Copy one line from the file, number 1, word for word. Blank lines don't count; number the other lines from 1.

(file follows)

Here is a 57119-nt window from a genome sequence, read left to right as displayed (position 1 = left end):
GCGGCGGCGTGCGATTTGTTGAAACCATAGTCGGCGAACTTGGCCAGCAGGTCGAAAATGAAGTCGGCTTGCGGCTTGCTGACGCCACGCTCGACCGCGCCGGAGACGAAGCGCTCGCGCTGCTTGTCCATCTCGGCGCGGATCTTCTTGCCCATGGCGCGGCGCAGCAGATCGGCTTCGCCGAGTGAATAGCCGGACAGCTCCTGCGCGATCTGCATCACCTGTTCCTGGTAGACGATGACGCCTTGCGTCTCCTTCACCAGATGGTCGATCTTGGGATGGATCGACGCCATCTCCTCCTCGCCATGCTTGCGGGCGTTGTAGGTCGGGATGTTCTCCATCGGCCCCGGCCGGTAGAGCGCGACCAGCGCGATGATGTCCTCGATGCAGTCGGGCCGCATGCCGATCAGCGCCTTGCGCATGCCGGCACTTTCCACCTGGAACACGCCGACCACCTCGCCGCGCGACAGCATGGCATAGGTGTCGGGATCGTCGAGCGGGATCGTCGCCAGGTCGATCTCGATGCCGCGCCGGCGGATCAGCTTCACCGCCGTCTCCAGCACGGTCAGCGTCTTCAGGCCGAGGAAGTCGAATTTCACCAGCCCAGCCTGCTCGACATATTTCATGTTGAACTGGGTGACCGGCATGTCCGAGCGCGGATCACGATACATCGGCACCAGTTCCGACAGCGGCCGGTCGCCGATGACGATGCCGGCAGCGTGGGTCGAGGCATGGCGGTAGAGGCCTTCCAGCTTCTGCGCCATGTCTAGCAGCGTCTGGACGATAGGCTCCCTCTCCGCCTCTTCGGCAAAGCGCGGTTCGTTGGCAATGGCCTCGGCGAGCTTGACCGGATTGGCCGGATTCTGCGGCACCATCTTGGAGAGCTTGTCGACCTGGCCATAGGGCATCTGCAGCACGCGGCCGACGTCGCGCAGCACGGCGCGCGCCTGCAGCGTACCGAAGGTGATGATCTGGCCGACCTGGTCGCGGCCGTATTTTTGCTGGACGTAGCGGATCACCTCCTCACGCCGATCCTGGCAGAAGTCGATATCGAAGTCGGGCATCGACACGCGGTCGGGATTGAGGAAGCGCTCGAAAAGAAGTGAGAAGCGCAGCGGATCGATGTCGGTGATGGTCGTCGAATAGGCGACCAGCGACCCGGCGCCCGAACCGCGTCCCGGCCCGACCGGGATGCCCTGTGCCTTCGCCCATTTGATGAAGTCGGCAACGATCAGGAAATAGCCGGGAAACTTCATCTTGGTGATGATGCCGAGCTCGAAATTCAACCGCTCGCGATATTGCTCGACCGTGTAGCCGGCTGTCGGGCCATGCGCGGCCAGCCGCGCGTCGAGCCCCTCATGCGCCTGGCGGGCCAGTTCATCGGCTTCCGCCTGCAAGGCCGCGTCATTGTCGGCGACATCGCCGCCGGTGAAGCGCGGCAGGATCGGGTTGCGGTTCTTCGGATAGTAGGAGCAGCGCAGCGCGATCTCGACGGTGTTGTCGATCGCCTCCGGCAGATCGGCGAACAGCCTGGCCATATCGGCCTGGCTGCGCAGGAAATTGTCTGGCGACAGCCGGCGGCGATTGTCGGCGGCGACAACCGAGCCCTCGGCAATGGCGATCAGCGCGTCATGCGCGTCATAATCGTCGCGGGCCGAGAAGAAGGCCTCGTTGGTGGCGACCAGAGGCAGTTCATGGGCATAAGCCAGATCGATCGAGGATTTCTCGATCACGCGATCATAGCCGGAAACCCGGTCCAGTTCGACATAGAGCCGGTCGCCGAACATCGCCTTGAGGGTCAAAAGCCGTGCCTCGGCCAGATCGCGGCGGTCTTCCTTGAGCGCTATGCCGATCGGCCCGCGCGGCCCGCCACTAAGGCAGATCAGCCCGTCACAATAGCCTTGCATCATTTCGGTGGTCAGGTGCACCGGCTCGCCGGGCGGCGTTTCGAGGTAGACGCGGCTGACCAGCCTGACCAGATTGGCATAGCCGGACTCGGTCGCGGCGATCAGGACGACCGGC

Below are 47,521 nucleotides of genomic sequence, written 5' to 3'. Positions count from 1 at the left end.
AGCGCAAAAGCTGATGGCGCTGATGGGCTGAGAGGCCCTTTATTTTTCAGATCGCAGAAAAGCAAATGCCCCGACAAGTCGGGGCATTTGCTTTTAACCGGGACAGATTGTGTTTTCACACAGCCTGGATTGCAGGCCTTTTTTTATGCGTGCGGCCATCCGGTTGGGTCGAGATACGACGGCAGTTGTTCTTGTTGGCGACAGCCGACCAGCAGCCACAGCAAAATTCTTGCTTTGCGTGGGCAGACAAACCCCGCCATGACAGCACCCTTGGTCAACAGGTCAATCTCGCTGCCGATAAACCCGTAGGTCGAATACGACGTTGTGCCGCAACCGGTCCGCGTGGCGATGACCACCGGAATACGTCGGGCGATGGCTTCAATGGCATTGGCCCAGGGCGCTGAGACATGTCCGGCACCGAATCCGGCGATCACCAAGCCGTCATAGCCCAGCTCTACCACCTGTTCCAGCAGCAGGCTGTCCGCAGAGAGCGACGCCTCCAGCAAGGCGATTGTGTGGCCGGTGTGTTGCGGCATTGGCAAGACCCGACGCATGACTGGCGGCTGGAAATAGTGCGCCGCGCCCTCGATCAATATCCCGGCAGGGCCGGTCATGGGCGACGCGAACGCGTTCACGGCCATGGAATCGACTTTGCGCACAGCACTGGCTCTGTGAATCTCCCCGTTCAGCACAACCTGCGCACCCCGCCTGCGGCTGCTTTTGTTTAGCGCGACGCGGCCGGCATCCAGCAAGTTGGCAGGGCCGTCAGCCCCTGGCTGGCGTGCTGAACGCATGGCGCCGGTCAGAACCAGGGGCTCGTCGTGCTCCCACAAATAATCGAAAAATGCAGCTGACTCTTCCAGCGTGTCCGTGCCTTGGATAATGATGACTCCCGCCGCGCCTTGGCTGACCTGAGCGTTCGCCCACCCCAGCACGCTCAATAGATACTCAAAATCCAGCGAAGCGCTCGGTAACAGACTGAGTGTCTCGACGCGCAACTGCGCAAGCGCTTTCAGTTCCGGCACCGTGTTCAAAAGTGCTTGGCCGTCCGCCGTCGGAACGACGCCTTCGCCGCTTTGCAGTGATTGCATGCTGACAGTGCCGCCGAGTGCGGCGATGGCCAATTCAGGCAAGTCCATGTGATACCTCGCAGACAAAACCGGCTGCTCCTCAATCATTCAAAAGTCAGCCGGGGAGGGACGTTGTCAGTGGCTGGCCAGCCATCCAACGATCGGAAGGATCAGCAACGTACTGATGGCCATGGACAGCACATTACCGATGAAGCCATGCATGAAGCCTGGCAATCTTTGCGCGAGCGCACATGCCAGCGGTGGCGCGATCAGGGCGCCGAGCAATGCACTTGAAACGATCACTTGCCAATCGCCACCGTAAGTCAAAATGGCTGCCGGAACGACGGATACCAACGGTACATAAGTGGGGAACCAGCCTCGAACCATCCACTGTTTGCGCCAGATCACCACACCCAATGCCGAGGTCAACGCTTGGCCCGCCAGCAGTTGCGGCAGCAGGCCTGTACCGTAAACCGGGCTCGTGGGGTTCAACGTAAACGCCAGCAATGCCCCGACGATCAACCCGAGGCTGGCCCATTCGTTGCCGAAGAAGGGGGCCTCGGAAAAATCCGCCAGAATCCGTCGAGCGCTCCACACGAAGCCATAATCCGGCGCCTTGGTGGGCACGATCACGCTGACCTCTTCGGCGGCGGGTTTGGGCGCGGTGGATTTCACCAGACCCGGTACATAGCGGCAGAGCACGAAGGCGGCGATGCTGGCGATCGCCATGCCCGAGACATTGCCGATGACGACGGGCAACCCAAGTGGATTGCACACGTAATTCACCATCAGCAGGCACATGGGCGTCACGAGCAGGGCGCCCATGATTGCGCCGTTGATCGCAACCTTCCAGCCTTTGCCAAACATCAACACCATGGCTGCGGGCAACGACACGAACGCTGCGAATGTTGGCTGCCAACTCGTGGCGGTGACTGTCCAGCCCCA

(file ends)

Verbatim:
Here is a 57119-nt window from a genome sequence, read left to right as displayed (position 1 = left end):